Professor Frank: Learning New Perspectives

Charles A. Dana Professor of Religion Georgia Frank, the chair of the department of religion, has a bachelor’s degree from Barnard College and master’s degrees in theological studies and arts from Harvard University, as well as a doctoral degree. Frank’s research focuses on sacred stories, the senses and other aspects in the first six hundred years of Christianity. She has published pilgrims’ writings and souvenirs, holy places, sacred images, hermits and rituals.

“I study religions of the ancient Mediterranean world,” she said. “I’m really interested in [the] archaeology of religion and also the diversity of religion in the ancient world, so I study groups that some people overlook. I focus on really ordinary people and what we can know about their lives, like women and slaves and other groups.”

Before switching to a concentration in religion in college, Frank was a political science concentrator, which helped her gain a knowledge of politics and the importance of voting. 

“I also did an internship with a city councilwoman in New York City … so I was very involved,” Frank said. “I was very interested in politics, especially local politics and urban politics. And then I went on, I [concentrated] in religion and then when I moved here to this community, in a small community … I started seeing how really ordinary people who lived their lives every day managed to get things done in this community.”

Since then, Frank has become even more passionate about voting and upholding democracy. She has gotten students more involved with the voting process by asking registered voters to sign candidate petitions, helping students request absentee ballots during the COVID-19 pandemic and more. 

“I’ve worked with the College Democrats because they’ve reached out to me,” Frank said. “The College Democrats organized a panel of local politicians to describe what they do, like village trustees and town supervisors. I love working with local political leadership on campuses to kind of think about what they want to do. What do you do in an off election year? Why do some of these issues matter? I also encourage them to think about running for office outside of Colgate, if somebody were interested. Some of them have worked on campaigns — [one student] worked on a [state senate] campaign, and so I volunteered for his campaign. I really love seeing students who kind of have a vision, and a way of organizing that is really energetic.”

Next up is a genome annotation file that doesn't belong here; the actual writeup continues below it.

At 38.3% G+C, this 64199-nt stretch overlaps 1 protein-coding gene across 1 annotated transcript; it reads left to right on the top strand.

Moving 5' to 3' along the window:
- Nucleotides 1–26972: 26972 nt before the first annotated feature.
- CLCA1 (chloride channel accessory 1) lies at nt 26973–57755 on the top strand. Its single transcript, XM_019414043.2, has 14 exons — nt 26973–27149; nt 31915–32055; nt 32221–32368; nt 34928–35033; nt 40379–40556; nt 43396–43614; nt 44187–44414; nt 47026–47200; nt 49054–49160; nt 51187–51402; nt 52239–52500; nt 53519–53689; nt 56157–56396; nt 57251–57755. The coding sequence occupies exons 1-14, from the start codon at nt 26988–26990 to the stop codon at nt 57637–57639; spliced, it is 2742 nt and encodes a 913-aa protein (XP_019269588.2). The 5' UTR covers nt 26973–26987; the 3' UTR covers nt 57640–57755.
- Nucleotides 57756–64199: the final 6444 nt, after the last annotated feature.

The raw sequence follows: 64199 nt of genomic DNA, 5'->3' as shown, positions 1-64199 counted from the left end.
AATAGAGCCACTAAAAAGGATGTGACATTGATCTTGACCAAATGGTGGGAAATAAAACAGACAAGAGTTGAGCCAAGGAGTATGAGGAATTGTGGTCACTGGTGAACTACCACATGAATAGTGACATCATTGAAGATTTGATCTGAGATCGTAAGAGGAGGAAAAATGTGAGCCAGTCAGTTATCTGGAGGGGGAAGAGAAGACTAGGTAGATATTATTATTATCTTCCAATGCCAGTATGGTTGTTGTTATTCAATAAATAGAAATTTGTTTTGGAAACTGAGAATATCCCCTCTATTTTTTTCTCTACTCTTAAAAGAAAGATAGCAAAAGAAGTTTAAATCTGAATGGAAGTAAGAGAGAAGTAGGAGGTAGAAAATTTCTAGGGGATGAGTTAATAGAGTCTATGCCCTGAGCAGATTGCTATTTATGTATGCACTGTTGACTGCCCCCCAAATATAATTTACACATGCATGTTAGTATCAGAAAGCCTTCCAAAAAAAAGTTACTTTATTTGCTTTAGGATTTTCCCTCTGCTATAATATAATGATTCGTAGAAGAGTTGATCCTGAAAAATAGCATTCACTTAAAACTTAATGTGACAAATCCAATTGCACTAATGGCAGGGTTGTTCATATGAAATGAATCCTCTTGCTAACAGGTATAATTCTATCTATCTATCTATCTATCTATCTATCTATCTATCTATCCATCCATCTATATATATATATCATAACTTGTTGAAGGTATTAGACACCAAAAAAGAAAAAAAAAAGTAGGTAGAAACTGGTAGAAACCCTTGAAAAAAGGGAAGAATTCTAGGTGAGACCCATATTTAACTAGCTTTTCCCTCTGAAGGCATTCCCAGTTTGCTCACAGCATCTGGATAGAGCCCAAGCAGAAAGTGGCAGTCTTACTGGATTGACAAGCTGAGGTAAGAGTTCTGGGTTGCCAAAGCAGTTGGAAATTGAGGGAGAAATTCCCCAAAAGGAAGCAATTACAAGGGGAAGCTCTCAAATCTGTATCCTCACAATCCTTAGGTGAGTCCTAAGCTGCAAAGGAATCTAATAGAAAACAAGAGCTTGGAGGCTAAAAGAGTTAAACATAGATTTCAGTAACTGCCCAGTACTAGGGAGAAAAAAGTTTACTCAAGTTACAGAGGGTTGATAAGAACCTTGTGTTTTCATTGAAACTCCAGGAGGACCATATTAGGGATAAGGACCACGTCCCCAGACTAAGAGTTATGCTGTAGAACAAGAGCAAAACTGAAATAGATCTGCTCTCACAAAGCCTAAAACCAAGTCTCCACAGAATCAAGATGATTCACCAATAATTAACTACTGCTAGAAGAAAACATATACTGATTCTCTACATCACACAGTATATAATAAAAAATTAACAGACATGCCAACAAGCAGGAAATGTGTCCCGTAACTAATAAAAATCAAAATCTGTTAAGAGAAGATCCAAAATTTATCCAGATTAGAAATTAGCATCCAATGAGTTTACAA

Frank also got involved with the Colgate Vote Project and its student founders. She helped them find faculty advisors and resources to start the club, as well as helping them get involved with summer research. Additionally, she wanted to build up a capacity of educating Colgate students about the importance of local politics and having a voice in them.

Recently, religion has played a significant role in politics and voters’ views on certain controversial issues. However, Frank has a different take on the intersection of politics and religion.

“I feel that for me, my study of religion has given me a stronger sense of what community could be. It’s less about certain hot-button religious issues than what I think a community could be. I’ve learned a lot of that through studying religion, and that’s what inspires me to get more involved locally,” she said. “In a square mile, we have an international population, a rural population, a school district, so I think that’s another element — thinking about what schools can do for our community. How can we make it possible for more people to thrive? So our health system and our early childhood education — all these things are things I’ve been interested in. In a small town, I think everybody kind of steps up and gets involved. So I’ve learned a lot from seeing things from different perspectives.”